Post by Jen Berlinghof
At a recent Firefly Campfire at Ryerson Conservation Area, kids and adults alike were flitting around, as fast as the fireflies they were trying to catch. For many of the children, this was their first time experiencing the age-old summer tradition of capturing living light. While the woods that night sparkled like the fourth of July, many of the adults lamented that their yards didn’t have many fireflies—certainly not like the numbers they remembered chasing as children. Turns out they may be on to something.
Widespread anecdotal evidence of these dwindling evening displays have prompted scientists to take a look at possible reasons. One big culprit to the demise of these bioluminescent beetles seems to be the one thing that makes them so special: light.
Fireflies are one of the few groups of insects that use sight instead of smell or sound to find mates. Each firefly species has a unique series of flashes that help them defend territory, warn predators, and create courtship conversations. Males flash a code in flight. Females hang out on nearby vegetation, watching the show and flashing back the same sequence if a prospective suitor catches her compound eye.
Increased light pollution from human technology and development (think cars, homes, streetlights, stores) may be causing a breakdown in the visual communication between fireflies. A male’s signals can get lost in the shuffle or are misread by females. The result is less mating, therefore, fewer firefly eggs laid.
Another factor extinguishing these summer light shows is that fireflies are losing their “stage.” Fireflies breed and live in forests, marshes, unruly fields, and dense gardens. The larvae (“glow worms”) don’t stray too far from where they hatch. As habitats disappear, so too do all the critters that call them home. This is one reason why the parents and children at the Firefly Campfire had no trouble finding fireflies to catch and release, over and over again, late into the evening in the Lake County Forest Preserves. The natural habitat is intact in these areas, providing plenty of food, shelter, and darkness for fireflies to “talk.”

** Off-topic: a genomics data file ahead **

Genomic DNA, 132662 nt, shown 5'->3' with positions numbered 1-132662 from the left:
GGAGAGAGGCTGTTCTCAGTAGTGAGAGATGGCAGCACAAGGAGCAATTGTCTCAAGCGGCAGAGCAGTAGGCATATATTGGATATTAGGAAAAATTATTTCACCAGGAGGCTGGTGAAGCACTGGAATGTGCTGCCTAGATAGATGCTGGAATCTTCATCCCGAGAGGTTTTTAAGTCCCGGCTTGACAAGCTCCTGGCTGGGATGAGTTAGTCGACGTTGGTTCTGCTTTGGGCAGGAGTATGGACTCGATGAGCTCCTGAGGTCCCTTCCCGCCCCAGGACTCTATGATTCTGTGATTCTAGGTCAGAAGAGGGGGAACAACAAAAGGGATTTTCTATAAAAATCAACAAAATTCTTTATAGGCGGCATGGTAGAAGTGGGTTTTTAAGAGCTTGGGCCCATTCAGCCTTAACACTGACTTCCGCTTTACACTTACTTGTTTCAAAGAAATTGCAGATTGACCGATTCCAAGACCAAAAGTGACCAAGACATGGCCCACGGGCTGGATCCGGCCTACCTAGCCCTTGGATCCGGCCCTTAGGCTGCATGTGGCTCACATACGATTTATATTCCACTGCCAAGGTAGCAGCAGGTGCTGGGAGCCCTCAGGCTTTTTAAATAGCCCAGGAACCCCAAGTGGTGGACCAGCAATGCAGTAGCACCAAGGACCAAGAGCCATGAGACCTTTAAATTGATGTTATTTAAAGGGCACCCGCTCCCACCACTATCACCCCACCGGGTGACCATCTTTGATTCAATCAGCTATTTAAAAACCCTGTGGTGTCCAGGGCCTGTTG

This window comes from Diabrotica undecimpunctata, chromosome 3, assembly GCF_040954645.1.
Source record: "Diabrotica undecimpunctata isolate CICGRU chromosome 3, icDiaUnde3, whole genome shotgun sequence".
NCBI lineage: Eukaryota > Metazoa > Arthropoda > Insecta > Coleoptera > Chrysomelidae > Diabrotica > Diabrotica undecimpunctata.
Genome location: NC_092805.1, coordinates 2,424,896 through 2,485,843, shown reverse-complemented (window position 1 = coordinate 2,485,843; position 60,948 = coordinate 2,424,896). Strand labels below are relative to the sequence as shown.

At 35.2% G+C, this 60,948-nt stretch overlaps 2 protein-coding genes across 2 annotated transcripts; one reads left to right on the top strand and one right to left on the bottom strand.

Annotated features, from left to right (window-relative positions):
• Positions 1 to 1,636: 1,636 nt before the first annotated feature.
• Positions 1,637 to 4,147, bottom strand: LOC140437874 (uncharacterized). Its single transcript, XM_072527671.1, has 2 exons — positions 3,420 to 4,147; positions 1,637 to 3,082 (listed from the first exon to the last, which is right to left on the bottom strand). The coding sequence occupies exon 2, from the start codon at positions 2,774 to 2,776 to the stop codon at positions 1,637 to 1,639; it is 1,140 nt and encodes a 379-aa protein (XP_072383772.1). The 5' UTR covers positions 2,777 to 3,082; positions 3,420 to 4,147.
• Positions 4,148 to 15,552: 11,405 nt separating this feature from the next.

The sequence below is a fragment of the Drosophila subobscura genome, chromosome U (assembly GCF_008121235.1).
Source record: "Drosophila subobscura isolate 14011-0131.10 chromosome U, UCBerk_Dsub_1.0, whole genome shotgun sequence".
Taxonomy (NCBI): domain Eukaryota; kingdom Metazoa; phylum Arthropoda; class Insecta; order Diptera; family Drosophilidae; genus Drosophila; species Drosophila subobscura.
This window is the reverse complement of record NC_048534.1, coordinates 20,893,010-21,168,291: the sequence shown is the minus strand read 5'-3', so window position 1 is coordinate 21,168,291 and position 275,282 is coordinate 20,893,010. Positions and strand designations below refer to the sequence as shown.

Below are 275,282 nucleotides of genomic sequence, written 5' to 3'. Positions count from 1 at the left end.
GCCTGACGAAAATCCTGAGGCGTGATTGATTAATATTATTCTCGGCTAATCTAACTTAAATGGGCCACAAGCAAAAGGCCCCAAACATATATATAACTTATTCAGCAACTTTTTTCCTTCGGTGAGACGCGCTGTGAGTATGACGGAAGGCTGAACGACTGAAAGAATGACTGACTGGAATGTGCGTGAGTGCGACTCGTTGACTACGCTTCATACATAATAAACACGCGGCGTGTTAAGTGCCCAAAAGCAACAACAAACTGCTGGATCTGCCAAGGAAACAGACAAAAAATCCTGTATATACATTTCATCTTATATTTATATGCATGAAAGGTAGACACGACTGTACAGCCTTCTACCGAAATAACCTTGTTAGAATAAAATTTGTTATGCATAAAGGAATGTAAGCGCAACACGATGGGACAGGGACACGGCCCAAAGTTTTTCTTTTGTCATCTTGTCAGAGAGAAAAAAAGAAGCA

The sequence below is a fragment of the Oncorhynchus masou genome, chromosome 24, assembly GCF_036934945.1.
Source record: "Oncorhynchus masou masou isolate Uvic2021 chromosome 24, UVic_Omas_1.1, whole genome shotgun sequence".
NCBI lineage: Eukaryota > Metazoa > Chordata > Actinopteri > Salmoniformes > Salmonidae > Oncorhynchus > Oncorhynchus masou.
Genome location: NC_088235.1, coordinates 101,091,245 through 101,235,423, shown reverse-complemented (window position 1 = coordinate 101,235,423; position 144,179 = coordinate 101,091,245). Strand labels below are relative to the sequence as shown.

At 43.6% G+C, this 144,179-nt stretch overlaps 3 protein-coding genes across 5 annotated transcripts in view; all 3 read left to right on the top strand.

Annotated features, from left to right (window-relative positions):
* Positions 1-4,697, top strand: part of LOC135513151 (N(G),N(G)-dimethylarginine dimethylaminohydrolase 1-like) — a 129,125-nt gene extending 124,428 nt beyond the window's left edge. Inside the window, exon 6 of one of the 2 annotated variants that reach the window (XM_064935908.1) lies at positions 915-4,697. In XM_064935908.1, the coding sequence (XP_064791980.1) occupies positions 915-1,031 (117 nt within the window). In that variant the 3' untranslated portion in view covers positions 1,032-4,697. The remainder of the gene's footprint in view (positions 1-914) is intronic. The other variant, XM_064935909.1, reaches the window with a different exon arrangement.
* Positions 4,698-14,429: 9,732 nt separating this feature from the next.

Since the preserves close at sunset, we offer special evening opportunities to enjoy nature at night. We will remain open for a Summer Night Hike and a Community Campfire, where you can catch a glimpse of the firefly glimmer.
Want to help firefly populations and set the scene for a personal light show in your yard? Consider landscaping with native plants, which lessen or eliminate the need for chemicals on your lawn and garden because they are adapted to local conditions. Pesticides can shrink the food supply of fireflies, who as larvae feed on slugs, grubs, and worms. Chemicals can also discourage adult female fireflies from the area, who wait in grasses and low shrubs for the males’ signals. Additionally, consider turning off or reducing exterior lights at night to attract and enjoy nature’s own sparkling illumination.
I also never see mayflies anymore. In Grayslake we used to see great clouds of them lift off the lake and settle on the sides of trees~no more. I worry that mosquito abatement programs may be doing them in.
Thanks for reading. Mayfly populations are directly affected by changes in oxygen levels in the water. As water chemistry changes, such as increased phosphorus from runoff, this cause changes in our aquatic systems and can lead to reduced oxygen levels. Changes in emergence densities can warn of harmful changes in the water.
Typically mosquito abatement programs use larvicide that targets mosquitos during that phase of life. However, there are some chemicals that can harm other aquatic organisms if applied improperly.
Thank you for posting this. Light pollution seems to be something which is often overlooked. The Boston Museum of Science has a citizen science firefly watch program if anyone is interested. https://legacy.mos.org/fireflywatch/about_firefly_watch
Thanks for sharing!